Between visits to that sink, your food arrives quickly. That's good, because the smell that hangs in the air — the one from the restaurant's smokers, which run much of the day and hold up to 600 pounds of meat apiece — is a major appetite stimulant. At lunch, most people fall for the Pig Pile. Made from meat that spends eighteen hours over a mix of applewood and mesquite, the pulled-pork sandwich is smokier than a '70s lounge. Condiments come on the side, but take a bite before you pick up the red and yellow squirt bottles full of barbecue sauce. You might decide, as I did, that the tang from the vinegary slaw is accent enough for the full-flavored meat. The brisket in the Big Tex sandwich is so tender it may not need sauce, either. But a squirt or two certainly helps the Cluck, since the chicken thighs in it soak up less smoke. (Those sauces might seem more appealing after Schutt tweaks the two currently available — the hot is now just a smidge above mild — and adds a more peppery third.)
If you can't decide among the meats, try the BBQ plate, which offers a choice of two plus two sides (housemade chips, slaw, beans or hush puppies) and Texas toast. One side also comes with the sandwiches, and if you're smart, you'll make it the hush puppies, which are as close to doughnuts as this location gets. Made from cornmeal, flour, buttermilk, sugar and eggs, these deep-fried balls are nearly as sweet — and just as addictive — as the doughnut holes they resemble. Pork, chicken and brisket can also be ordered by the pound, which in terms of deals is just one step down from the purchase of Alaska for two cents an acre. While the Pig Pile brings a quarter-pound of meat and one side for $6.95, a full pound of pork runs just $10.95.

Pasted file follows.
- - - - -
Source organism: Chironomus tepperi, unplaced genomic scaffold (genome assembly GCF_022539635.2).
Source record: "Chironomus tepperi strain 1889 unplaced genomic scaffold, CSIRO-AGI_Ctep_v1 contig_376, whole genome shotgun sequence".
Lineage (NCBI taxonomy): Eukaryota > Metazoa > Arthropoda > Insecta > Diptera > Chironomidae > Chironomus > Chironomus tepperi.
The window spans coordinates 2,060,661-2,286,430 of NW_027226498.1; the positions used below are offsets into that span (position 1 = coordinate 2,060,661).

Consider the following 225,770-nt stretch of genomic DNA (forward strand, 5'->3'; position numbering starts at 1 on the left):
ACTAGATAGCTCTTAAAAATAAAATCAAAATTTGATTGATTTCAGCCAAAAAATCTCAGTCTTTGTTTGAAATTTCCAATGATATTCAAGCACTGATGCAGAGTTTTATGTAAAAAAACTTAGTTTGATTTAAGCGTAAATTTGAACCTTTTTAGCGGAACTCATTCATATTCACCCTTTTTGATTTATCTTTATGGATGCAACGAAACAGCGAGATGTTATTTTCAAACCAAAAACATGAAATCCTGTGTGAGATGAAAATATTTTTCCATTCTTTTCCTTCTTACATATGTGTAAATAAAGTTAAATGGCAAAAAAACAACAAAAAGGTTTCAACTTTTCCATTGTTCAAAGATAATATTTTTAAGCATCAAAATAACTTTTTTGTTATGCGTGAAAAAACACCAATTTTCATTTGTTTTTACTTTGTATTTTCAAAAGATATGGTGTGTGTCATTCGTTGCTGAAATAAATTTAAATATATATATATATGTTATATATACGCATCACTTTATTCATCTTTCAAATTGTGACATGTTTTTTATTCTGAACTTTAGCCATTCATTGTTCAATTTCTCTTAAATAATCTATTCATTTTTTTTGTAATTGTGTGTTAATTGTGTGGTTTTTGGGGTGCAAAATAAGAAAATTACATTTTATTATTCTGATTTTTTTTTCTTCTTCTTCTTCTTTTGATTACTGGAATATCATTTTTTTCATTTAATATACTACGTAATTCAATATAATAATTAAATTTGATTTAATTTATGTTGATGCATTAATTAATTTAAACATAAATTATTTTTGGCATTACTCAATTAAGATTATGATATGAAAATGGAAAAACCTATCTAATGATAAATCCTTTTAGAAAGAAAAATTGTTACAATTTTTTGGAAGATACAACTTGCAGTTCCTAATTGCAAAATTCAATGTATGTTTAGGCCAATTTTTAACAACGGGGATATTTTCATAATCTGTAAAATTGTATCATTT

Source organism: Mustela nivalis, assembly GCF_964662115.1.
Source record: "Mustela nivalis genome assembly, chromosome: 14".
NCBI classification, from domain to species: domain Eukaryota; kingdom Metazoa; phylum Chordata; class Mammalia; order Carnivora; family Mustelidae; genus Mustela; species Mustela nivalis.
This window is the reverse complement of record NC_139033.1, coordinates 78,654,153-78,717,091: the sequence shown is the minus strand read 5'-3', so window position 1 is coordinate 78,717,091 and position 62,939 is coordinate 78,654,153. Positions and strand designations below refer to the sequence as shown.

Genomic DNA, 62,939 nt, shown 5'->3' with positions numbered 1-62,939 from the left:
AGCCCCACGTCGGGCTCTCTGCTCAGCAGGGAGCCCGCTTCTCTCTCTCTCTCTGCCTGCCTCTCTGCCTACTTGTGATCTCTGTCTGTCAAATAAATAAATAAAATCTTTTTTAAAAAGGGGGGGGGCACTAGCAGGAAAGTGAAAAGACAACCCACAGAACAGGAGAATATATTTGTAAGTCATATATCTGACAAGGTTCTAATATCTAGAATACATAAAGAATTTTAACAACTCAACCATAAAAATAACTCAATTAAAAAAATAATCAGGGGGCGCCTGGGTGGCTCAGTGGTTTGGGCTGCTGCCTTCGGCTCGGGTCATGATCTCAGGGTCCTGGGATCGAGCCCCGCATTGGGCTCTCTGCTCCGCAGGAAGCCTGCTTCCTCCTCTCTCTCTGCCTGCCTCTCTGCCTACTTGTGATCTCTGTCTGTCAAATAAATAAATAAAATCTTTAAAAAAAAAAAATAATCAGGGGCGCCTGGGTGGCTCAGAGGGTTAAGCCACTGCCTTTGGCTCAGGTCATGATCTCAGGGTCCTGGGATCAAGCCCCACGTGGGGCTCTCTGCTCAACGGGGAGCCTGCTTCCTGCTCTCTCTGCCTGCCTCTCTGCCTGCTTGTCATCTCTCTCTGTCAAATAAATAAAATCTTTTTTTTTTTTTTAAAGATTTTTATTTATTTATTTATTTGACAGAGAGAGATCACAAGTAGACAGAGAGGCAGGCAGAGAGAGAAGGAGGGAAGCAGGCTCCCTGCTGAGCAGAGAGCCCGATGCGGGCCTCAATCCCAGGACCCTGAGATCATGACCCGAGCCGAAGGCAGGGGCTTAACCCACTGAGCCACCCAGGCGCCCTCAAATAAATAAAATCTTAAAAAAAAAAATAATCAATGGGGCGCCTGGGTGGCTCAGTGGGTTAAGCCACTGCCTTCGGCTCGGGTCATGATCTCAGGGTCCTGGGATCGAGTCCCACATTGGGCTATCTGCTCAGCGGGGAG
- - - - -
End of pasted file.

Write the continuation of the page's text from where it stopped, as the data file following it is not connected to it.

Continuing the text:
There are other sandwiches on this compact menu, including a smoked-salmon roll, made with lemon mayonnaise, lettuce and a generous helping of house-smoked salmon, and a two-patty burger with a slab of garlic butter that melts over the meat as you eat it. They're billed as specialty sandwiches, but the burger doesn't deserve the title, given how overcooked mine was one night; they seem more like options for the barbecue-averse.
The true specialty here is the ribs. Those ribs fly out the door at dinner, when more people order takeout than grab a stool by the window for their meal. Ribs come in two styles: St. Louis, which can be ordered by the bone, rack or any fraction thereof, and baby back, sold only by the rack. Here again, names can be confusing. The St. Louis label on one set of ribs refers not to saucy, St. Louis-style barbecue, but the cut: trimmed spare ribs from the belly. The baby backs have smaller bones and are cut from the back (though not from baby, or suckling, pigs). Although the St. Louis ribs tend to be meatier, there's something about the leaner baby backs that I can't resist. Both kinds are smoked for eight hours and served dry, with nothing on them but a rub of garlic, onion, salt, sugar, cumin and coriander — but it's the smoke that grabs your attention.
When that smoke finally clears, you won't find much in the way of dessert. Sadly, the apple fritters that have won so many fans in Evergreen aren't one of the things the two Tin Stars have in common. Schutt says he's experimenting with housemade desserts like double-fudge cream-cheese brownies, but on my visits, the only options were peach, cherry and blueberry pies baked off-site, with soft crusts that tasted vaguely like the plastic the pastries were wrapped in. For now, your best bet to finish off your meal might be a Slurpee from the nearby 7-Eleven.
Slideshow: A Closer Look at Tin Star Smokehouse